Tomorrow (Tuesday 4th) starts Magazines Week in Toronto, the biggest concentration of events and learning opportunities of the year, anchored around MagNet, the annual magazine industry superconference.
From Tuesday's marquee presentation by Rebecca Wesson Darwin, the president and CEO of Garden & Gun, to the finale with the National Magazine Awards* on Friday 7th, There will be a lot of talk about the change and opportunities facing the Canadian industry. Panels, presentations, speeches and hallway natters will abound and they all could be summed up under the heading "Where are we going?" There are a few questions that occur to me:
- How much does good, basic storytelling contribute to the health and prosperity of the business? Are we forgetting -- in our pursuit of technical innovation -- that this is basically journalism, aimed at building audience?
- When, if ever, will we have alternatives to delivering printed magazines to household letterboxes via Canada Post? Do we want to?
- What are the alternatives to selling single copies in the ever-shrinking cohort of magazine stores? How do we nurture the independents we still have across the country?
- Are we investing enough in training the next generation of ad sales, production and circulation people?
- What proportion of readership will be delivered and measured in digital form in the next five years? And what difference will that make to the way writers, art directors, editors, publishers, circulators and ad sales people do their jobs?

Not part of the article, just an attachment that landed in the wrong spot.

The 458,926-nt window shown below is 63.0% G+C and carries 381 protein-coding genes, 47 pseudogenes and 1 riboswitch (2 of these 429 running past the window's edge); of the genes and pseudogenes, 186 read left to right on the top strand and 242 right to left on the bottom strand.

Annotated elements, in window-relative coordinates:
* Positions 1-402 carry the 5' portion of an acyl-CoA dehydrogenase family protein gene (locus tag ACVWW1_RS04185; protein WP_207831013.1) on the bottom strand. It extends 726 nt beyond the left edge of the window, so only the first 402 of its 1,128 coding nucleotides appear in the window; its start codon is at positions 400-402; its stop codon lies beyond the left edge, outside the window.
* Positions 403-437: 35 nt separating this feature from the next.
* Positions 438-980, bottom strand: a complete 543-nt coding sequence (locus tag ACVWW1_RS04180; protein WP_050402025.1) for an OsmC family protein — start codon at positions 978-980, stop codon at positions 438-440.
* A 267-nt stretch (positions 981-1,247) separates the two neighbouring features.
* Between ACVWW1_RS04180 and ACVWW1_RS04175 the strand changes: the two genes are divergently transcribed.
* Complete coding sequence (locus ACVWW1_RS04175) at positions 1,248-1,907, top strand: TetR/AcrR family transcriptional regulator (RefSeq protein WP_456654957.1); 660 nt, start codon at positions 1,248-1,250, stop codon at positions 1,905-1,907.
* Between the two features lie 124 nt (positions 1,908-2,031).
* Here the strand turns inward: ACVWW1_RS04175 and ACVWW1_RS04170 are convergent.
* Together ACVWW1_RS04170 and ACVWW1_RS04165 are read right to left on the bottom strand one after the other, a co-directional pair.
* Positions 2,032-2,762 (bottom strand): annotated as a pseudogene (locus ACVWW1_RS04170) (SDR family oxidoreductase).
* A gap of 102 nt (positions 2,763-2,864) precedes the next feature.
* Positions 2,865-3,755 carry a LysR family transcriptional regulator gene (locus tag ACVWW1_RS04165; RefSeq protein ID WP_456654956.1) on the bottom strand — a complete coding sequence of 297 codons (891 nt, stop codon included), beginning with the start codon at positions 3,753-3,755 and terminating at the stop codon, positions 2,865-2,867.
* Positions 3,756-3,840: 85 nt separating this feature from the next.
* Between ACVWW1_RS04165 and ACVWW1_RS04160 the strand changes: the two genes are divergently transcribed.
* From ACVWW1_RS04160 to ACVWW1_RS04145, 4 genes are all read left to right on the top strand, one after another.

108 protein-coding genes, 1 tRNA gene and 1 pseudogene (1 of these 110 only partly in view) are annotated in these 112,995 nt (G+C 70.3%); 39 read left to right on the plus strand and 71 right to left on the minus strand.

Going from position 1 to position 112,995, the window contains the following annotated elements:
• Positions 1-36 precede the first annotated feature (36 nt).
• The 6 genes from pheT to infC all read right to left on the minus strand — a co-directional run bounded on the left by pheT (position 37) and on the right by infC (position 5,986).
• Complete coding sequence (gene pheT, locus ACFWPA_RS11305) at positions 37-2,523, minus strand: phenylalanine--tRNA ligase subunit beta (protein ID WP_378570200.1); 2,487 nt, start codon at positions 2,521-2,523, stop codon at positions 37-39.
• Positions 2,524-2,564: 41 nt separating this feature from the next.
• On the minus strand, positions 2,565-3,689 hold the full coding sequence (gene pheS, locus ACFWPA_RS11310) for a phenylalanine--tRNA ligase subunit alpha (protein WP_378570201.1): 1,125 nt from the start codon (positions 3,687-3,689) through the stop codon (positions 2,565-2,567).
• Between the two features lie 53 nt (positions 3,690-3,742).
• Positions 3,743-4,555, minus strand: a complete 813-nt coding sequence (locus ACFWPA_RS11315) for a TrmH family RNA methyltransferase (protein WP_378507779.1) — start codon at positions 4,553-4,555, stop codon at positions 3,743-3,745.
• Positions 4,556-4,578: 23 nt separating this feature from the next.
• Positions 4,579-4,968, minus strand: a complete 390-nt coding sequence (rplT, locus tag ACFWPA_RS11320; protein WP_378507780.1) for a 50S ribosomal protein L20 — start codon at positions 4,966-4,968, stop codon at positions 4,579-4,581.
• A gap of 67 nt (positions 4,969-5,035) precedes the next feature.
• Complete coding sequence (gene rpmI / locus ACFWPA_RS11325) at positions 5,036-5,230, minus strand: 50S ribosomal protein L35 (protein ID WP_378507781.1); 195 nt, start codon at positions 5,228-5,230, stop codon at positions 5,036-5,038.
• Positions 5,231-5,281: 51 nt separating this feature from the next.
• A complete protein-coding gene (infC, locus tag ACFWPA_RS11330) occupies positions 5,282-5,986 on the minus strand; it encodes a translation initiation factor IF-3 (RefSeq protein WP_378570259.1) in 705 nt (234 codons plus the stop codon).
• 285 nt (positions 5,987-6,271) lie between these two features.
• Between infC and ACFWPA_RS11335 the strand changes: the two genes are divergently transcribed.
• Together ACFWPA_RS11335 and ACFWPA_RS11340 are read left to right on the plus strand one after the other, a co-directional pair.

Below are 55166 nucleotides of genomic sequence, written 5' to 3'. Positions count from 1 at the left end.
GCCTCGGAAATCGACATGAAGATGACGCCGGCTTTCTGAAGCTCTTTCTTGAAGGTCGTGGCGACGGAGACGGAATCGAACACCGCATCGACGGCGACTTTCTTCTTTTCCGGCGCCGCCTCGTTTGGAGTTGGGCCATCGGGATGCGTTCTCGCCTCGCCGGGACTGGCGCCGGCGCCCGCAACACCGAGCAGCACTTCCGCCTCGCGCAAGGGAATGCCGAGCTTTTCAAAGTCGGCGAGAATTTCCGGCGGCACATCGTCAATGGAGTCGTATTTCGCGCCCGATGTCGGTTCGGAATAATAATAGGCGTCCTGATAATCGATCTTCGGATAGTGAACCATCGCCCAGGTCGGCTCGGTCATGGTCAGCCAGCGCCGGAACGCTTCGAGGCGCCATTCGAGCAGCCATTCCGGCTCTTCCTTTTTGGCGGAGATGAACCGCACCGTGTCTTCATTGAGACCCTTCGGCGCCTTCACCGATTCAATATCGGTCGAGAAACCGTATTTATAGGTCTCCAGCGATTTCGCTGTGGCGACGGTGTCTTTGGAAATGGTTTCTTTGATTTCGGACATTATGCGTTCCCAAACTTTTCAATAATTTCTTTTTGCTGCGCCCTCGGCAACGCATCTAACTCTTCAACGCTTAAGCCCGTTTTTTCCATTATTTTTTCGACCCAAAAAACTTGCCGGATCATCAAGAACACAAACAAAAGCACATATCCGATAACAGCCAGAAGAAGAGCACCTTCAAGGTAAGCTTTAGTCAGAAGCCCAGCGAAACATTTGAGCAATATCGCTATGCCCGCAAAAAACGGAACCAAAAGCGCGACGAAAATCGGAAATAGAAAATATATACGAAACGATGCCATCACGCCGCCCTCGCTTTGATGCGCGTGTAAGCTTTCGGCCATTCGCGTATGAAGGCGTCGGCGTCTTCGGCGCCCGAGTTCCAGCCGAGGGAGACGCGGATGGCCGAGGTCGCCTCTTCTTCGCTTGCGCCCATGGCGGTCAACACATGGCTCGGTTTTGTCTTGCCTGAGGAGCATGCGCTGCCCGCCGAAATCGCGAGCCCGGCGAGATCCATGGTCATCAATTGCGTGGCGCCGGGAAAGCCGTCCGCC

- Will we finally sort out whether internships are intended to be training or free labour? Or both?
- Are we gaining readers or losing perspective with social media?
- Where are the biggest opportunities for startups?
Among the interesting daily keynotes at MagNet (all "imports" to use a Canadian football analogy) are David Carey, the president of Hearst Magazines, Bo Sacks, the president of the Precision Media Group, and T. J. Tucker, the creative director of Texas Monthly.
It's heartening to see a diversity of talks and panels ranging from recycling, small magazine finances and cultural publishing to social media and digital technology as well as some big picture discussions about the future of publishing and federal magazine policy. This is what comes of true partnership between the Canadian Society of Magazine Editors (CSME), Circulation Management Association of Canada (CMC), Magazines Canada (MC) and the Professional Writers Association of Canada (PWAC). It's proof that the "big tent" approach works.
Above all, it's nice to see magazine people getting a chance to gather, collaborate and learn from each other. If you're in the Toronto area, there's still room at some of the sessions to join the conversation and even if you can't be there in person, follow the tweets at @magnetcanada, hashtag #MagNet13.*Scan the Magawards nominees